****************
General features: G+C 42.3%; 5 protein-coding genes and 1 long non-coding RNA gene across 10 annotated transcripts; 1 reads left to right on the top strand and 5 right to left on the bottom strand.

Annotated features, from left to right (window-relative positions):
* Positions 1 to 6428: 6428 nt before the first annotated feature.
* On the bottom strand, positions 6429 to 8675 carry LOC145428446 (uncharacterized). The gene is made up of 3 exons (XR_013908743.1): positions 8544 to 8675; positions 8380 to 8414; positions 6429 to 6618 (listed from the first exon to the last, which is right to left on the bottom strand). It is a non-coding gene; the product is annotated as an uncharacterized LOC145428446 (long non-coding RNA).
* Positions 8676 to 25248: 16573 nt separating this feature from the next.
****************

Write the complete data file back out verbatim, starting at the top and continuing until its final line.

General features: G+C 42.3%; 5 protein-coding genes and 1 long non-coding RNA gene across 10 annotated transcripts; 1 reads left to right on the top strand and 5 right to left on the bottom strand.

Annotated features, from left to right (window-relative positions):
* Positions 1 to 6428: 6428 nt before the first annotated feature.
* On the bottom strand, positions 6429 to 8675 carry LOC145428446 (uncharacterized). The gene is made up of 3 exons (XR_013908743.1): positions 8544 to 8675; positions 8380 to 8414; positions 6429 to 6618 (listed from the first exon to the last, which is right to left on the bottom strand). It is a non-coding gene; the product is annotated as an uncharacterized LOC145428446 (long non-coding RNA).
* Positions 8676 to 25248: 16573 nt separating this feature from the next.